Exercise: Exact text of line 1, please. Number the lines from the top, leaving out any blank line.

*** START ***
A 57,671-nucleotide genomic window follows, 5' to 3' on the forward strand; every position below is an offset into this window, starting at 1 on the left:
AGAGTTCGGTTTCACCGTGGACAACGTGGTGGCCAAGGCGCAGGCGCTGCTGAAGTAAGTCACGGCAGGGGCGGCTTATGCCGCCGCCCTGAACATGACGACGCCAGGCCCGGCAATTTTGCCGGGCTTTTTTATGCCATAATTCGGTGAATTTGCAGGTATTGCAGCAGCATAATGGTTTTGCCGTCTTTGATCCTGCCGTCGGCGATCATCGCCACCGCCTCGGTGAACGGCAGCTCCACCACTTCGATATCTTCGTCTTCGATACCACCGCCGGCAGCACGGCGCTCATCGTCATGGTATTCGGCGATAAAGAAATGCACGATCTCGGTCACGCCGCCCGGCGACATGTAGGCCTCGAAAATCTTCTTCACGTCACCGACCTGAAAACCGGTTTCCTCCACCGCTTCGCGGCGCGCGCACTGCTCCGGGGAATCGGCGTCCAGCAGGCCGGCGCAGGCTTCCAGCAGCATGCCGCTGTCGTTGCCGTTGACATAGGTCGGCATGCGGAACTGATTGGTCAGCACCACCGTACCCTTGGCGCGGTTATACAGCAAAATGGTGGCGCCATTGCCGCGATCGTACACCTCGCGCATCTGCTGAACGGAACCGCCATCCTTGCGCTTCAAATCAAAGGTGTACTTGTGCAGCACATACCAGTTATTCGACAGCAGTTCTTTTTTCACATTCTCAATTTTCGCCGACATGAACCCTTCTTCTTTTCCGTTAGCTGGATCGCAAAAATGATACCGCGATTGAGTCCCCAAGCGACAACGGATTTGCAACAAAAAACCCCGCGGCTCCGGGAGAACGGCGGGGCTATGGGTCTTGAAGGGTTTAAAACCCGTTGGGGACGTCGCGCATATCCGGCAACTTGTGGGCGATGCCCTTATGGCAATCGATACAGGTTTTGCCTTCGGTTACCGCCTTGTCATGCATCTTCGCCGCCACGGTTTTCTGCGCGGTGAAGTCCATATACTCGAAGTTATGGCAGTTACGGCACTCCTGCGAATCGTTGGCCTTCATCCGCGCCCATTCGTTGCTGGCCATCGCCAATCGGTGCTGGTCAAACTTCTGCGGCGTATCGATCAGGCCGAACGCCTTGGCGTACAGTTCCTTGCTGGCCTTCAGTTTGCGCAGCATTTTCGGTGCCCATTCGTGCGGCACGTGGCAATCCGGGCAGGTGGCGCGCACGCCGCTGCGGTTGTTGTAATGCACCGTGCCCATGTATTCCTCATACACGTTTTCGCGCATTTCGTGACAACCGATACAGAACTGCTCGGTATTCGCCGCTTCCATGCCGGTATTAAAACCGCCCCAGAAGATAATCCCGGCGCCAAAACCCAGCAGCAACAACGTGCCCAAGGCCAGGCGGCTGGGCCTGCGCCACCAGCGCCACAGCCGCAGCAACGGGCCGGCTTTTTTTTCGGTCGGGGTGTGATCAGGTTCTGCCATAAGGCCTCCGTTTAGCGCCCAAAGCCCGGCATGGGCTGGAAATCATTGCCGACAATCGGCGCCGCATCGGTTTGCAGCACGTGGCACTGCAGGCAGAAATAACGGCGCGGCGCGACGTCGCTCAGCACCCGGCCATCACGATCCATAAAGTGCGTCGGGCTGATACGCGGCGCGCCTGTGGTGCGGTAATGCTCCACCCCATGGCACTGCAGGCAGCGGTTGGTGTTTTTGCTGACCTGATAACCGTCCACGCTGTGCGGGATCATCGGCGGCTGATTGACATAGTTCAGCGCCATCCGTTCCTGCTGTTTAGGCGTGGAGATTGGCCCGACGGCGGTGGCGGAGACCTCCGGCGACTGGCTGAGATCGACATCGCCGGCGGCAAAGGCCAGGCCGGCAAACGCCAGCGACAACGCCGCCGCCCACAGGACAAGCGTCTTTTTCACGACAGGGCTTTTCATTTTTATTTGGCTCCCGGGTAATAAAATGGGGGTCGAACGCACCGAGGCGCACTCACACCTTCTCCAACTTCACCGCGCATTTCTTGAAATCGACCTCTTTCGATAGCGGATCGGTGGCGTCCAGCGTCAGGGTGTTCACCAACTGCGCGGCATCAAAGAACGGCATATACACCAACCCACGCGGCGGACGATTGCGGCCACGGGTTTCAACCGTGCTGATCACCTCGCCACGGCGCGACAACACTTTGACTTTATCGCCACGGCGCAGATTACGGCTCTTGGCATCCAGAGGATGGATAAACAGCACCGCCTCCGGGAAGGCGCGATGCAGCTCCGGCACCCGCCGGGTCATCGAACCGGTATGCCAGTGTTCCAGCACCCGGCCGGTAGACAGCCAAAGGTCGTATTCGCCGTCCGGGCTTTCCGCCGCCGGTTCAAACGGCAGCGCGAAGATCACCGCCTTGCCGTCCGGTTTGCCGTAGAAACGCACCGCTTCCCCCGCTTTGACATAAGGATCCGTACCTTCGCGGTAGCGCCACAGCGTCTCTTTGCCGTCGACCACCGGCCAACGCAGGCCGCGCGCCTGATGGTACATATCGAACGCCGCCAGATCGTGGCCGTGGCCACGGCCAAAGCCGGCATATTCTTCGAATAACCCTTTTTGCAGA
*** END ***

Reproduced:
A 57,671-nucleotide genomic window follows, 5' to 3' on the forward strand; every position below is an offset into this window, starting at 1 on the left: